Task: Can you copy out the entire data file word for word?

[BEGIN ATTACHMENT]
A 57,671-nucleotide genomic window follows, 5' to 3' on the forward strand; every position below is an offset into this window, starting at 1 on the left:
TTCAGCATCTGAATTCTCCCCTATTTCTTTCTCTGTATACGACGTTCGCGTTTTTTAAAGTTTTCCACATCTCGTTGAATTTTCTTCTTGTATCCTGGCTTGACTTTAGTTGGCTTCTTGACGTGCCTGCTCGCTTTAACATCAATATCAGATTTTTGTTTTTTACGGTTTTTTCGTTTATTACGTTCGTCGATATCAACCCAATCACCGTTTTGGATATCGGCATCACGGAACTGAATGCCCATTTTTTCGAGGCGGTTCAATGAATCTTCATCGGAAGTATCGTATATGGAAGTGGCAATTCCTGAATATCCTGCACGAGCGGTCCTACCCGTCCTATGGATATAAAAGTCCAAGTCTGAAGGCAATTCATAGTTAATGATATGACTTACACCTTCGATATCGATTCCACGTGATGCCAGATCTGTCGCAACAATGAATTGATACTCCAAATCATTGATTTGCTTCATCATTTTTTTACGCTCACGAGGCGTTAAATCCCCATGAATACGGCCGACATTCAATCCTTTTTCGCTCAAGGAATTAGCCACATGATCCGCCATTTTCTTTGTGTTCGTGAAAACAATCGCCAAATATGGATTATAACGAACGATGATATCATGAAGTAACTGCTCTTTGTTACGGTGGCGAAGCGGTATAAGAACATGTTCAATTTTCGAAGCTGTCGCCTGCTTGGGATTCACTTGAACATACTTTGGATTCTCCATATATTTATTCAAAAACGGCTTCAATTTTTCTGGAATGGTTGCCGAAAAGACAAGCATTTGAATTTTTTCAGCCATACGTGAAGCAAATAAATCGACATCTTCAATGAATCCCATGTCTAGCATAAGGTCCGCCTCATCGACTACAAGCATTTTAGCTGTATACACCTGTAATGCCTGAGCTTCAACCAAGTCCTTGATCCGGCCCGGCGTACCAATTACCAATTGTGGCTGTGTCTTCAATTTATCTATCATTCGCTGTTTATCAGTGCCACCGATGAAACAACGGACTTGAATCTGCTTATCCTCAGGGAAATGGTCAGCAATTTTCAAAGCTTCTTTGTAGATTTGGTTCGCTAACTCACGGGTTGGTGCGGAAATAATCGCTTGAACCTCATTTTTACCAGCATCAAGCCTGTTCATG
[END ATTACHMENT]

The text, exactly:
A 57,671-nucleotide genomic window follows, 5' to 3' on the forward strand; every position below is an offset into this window, starting at 1 on the left:
TTCAGCATCTGAATTCTCCCCTATTTCTTTCTCTGTATACGACGTTCGCGTTTTTTAAAGTTTTCCACATCTCGTTGAATTTTCTTCTTGTATCCTGGCTTGACTTTAGTTGGCTTCTTGACGTGCCTGCTCGCTTTAACATCAATATCAGATTTTTGTTTTTTACGGTTTTTTCGTTTATTACGTTCGTCGATATCAACCCAATCACCGTTTTGGATATCGGCATCACGGAACTGAATGCCCATTTTTTCGAGGCGGTTCAATGAATCTTCATCGGAAGTATCGTATATGGAAGTGGCAATTCCTGAATATCCTGCACGAGCGGTCCTACCCGTCCTATGGATATAAAAGTCCAAGTCTGAAGGCAATTCATAGTTAATGATATGACTTACACCTTCGATATCGATTCCACGTGATGCCAGATCTGTCGCAACAATGAATTGATACTCCAAATCATTGATTTGCTTCATCATTTTTTTACGCTCACGAGGCGTTAAATCCCCATGAATACGGCCGACATTCAATCCTTTTTCGCTCAAGGAATTAGCCACATGATCCGCCATTTTCTTTGTGTTCGTGAAAACAATCGCCAAATATGGATTATAACGAACGATGATATCATGAAGTAACTGCTCTTTGTTACGGTGGCGAAGCGGTATAAGAACATGTTCAATTTTCGAAGCTGTCGCCTGCTTGGGATTCACTTGAACATACTTTGGATTCTCCATATATTTATTCAAAAACGGCTTCAATTTTTCTGGAATGGTTGCCGAAAAGACAAGCATTTGAATTTTTTCAGCCATACGTGAAGCAAATAAATCGACATCTTCAATGAATCCCATGTCTAGCATAAGGTCCGCCTCATCGACTACAAGCATTTTAGCTGTATACACCTGTAATGCCTGAGCTTCAACCAAGTCCTTGATCCGGCCCGGCGTACCAATTACCAATTGTGGCTGTGTCTTCAATTTATCTATCATTCGCTGTTTATCAGTGCCACCGATGAAACAACGGACTTGAATCTGCTTATCCTCAGGGAAATGGTCAGCAATTTTCAAAGCTTCTTTGTAGATTTGGTTCGCTAACTCACGGGTTGGTGCGGAAATAATCGCTTGAACCTCATTTTTACCAGCATCAAGCCTGTTCATG